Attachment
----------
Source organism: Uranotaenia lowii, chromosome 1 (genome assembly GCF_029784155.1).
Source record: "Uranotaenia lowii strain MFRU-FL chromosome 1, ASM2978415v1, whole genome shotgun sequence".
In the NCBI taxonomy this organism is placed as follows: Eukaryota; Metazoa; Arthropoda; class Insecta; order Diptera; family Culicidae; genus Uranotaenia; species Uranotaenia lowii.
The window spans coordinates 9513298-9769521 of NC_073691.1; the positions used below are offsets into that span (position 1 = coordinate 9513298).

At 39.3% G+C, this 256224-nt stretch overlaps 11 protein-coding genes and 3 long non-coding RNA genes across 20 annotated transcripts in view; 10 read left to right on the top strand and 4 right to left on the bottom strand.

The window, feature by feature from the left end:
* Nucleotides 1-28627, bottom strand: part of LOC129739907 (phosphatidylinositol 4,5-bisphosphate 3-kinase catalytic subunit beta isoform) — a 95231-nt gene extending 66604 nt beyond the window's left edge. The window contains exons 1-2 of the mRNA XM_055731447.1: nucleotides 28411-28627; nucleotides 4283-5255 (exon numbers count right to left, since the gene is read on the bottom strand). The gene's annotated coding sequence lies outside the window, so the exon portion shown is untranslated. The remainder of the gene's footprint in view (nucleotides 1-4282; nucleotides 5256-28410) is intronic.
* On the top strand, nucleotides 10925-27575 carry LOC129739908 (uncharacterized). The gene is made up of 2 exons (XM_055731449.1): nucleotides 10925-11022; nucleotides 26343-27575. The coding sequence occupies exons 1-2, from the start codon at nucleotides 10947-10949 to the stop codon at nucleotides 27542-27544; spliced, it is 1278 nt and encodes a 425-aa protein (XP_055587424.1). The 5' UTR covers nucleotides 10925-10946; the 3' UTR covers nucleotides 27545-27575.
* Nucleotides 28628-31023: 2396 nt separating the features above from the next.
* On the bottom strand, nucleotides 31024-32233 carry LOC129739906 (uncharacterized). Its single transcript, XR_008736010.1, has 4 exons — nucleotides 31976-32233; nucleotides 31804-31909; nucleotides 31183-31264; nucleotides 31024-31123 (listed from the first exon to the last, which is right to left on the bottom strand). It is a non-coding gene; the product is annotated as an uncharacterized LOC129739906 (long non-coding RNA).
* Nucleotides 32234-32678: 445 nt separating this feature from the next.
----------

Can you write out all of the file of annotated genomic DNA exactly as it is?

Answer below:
Source organism: Uranotaenia lowii, chromosome 1 (genome assembly GCF_029784155.1).
Source record: "Uranotaenia lowii strain MFRU-FL chromosome 1, ASM2978415v1, whole genome shotgun sequence".
In the NCBI taxonomy this organism is placed as follows: Eukaryota; Metazoa; Arthropoda; class Insecta; order Diptera; family Culicidae; genus Uranotaenia; species Uranotaenia lowii.
The window spans coordinates 9513298-9769521 of NC_073691.1; the positions used below are offsets into that span (position 1 = coordinate 9513298).

At 39.3% G+C, this 256224-nt stretch overlaps 11 protein-coding genes and 3 long non-coding RNA genes across 20 annotated transcripts in view; 10 read left to right on the top strand and 4 right to left on the bottom strand.

The window, feature by feature from the left end:
* Nucleotides 1-28627, bottom strand: part of LOC129739907 (phosphatidylinositol 4,5-bisphosphate 3-kinase catalytic subunit beta isoform) — a 95231-nt gene extending 66604 nt beyond the window's left edge. The window contains exons 1-2 of the mRNA XM_055731447.1: nucleotides 28411-28627; nucleotides 4283-5255 (exon numbers count right to left, since the gene is read on the bottom strand). The gene's annotated coding sequence lies outside the window, so the exon portion shown is untranslated. The remainder of the gene's footprint in view (nucleotides 1-4282; nucleotides 5256-28410) is intronic.
* On the top strand, nucleotides 10925-27575 carry LOC129739908 (uncharacterized). The gene is made up of 2 exons (XM_055731449.1): nucleotides 10925-11022; nucleotides 26343-27575. The coding sequence occupies exons 1-2, from the start codon at nucleotides 10947-10949 to the stop codon at nucleotides 27542-27544; spliced, it is 1278 nt and encodes a 425-aa protein (XP_055587424.1). The 5' UTR covers nucleotides 10925-10946; the 3' UTR covers nucleotides 27545-27575.
* Nucleotides 28628-31023: 2396 nt separating the features above from the next.
* On the bottom strand, nucleotides 31024-32233 carry LOC129739906 (uncharacterized). Its single transcript, XR_008736010.1, has 4 exons — nucleotides 31976-32233; nucleotides 31804-31909; nucleotides 31183-31264; nucleotides 31024-31123 (listed from the first exon to the last, which is right to left on the bottom strand). It is a non-coding gene; the product is annotated as an uncharacterized LOC129739906 (long non-coding RNA).
* Nucleotides 32234-32678: 445 nt separating this feature from the next.